In his inaugural address last week, President Obama made reference to Stonewall, the 1969 riot that gave birth to the gay rights movement, and reminded the nation that "our journey is not complete until our gay brothers and sisters are treated like anyone else under the law." This was the first reference in a presidential inaugural of the gay rights movement. It was also a stark reminder of how much things have changed in such a short time.
I remember about 15 years ago sitting in an LDS priesthood meeting in my ward and hearing the teacher ask what were some of the problems in our ward. I raised my hand and said that I was concerned because teenagers in our ward were calling each other "gay" in a derogatory sense. And I also said that more people were coming out of the closet and we should ask ourselves how we would react if a gay couple moved into our neighborhood. Would we shun them or would we exhibit Christ-like behavior and befriend them? (Actually, there were gay people in our ward, but ward members didn't know it because those people felt compelled to stay in the closet or leave.)
The tension in the room was palpable. I could tell the person sitting next to me was seething as I spoke. For many, the gay rights movement represented evil. All gays were sinful, a state they could change if they would just repent. And, besides, gays lived somewhere else, not in our neighborhood.
This attitude was not just limited to LDS culture. It extended generally across society. For many years, homosexuals were banned from the military, unable to work in schools and prohibited from living where they wished. Until a U.S. Supreme Court decision in 2003, homosexual behavior was still illegal in 13 states. At one point, every state had such a law.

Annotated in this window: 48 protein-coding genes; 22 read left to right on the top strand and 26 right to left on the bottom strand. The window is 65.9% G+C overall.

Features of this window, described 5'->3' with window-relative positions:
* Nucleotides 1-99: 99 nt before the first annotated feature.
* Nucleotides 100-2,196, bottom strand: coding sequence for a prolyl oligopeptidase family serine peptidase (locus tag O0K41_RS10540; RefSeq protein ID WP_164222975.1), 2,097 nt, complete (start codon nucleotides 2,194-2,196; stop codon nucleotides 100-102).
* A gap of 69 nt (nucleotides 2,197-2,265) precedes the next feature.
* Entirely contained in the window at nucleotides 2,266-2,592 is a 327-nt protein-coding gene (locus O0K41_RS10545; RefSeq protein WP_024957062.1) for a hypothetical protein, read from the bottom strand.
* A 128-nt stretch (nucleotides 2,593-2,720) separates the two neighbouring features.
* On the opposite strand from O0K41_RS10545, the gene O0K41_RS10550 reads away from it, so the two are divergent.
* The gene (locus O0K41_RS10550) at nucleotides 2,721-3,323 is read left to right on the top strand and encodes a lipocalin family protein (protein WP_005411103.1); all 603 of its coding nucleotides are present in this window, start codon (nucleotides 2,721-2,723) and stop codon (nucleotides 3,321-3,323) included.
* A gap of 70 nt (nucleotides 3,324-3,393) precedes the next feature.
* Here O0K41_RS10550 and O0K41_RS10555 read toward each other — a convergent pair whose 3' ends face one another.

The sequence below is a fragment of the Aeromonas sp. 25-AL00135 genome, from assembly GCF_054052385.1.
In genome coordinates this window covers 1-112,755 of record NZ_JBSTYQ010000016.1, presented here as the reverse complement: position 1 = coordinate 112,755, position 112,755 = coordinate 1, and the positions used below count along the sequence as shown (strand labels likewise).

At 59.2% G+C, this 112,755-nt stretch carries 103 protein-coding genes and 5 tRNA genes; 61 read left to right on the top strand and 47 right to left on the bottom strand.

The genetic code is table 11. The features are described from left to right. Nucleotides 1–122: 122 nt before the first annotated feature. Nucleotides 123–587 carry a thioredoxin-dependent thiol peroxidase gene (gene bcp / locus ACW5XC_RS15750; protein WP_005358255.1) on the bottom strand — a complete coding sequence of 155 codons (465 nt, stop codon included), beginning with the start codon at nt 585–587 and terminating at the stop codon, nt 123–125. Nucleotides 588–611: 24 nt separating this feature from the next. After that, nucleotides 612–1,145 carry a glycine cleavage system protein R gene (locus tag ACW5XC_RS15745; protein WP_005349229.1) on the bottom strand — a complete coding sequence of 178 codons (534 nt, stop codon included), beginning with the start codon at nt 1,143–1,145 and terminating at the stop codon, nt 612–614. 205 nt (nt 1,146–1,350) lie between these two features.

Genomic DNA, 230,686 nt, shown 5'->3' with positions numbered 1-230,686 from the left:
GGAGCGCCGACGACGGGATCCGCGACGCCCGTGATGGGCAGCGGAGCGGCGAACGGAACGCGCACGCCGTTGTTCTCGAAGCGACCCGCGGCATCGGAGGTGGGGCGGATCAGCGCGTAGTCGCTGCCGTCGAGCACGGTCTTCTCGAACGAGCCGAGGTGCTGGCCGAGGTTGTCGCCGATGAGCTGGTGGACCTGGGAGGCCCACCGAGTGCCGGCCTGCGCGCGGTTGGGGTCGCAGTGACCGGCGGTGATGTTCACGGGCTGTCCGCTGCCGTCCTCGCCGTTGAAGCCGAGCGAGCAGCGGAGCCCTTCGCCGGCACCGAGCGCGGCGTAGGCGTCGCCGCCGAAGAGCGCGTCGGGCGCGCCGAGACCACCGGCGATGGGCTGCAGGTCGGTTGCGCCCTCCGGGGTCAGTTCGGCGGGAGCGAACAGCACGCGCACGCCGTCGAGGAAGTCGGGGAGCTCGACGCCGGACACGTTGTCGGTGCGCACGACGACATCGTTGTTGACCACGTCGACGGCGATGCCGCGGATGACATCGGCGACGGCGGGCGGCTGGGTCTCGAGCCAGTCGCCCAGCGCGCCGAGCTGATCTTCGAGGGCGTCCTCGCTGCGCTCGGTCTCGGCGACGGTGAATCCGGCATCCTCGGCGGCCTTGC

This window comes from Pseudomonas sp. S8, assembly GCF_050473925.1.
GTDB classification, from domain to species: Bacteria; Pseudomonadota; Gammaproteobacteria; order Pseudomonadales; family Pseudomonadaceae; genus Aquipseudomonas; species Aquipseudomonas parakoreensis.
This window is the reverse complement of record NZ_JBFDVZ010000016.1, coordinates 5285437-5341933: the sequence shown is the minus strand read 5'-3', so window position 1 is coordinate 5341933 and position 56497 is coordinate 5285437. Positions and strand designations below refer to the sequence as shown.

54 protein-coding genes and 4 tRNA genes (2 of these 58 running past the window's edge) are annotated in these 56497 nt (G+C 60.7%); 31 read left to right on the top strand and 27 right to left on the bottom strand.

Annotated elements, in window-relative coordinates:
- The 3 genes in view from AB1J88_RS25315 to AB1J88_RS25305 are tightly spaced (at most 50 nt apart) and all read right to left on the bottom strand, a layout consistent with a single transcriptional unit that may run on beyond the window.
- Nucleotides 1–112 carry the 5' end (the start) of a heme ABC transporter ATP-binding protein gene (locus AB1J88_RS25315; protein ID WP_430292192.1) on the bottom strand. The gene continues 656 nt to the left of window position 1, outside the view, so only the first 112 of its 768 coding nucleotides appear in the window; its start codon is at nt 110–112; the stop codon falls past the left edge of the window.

But anti-gay sentiments have been particularly strong in much of Utah. I remember in the 1990s, a group in Utah County attempted to get a Spanish Fork high school coach fired because she was a lesbian. School boards attempted to ban gay clubs in high schools. It wasn't many years ago I heard frequent comments made in LDS Church meetings and classes I attended about how certain groups were attempting to destroy the family. Sometimes gay rights groups were mentioned by name, although even without that we all knew who they were referring to.
But some change is now occurring in our views about gays, even in Utah. Some cities are passing a non-discrimination ordinance. It would be better to make it statewide. Today, I do not hear the kind of rhetoric I heard a few years ago about gays.
Another evidence of change is the new website by the LDS Church titled "mormonsandgays.org." LDS Church leaders are clear in saying there must be a transformation in church members' attitudes. Elder Quentin L. Cook of the Quorum of the Twelve reminded Latter-day Saints: "As a church, nobody should be more loving and compassionate. Let us be at the forefront in terms of expressing love, compassion, and outreach. Let's not have families exclude or be disrespectful of those who choose a different lifestyle as a result of their feelings about their own gender."
But more can be done. Latter-day Saints need to reach out to those who are gay in our community, whether they are practicing or not. Their church status is a matter between them and church leaders. Our task as individuals is clear — showing love, compassion and acceptance. We need to do so because they are our family members, friends and neighbors. They are fellow children of God.
It is well past time to do so. The president's wording should remind us about who gay people among us really are. We must treat others — straight or gay — not as our enemies, but as our brothers and sisters.
Richard Davis is a professor of political science at Brigham Young University. Email: Richard_Davis@byu.edu
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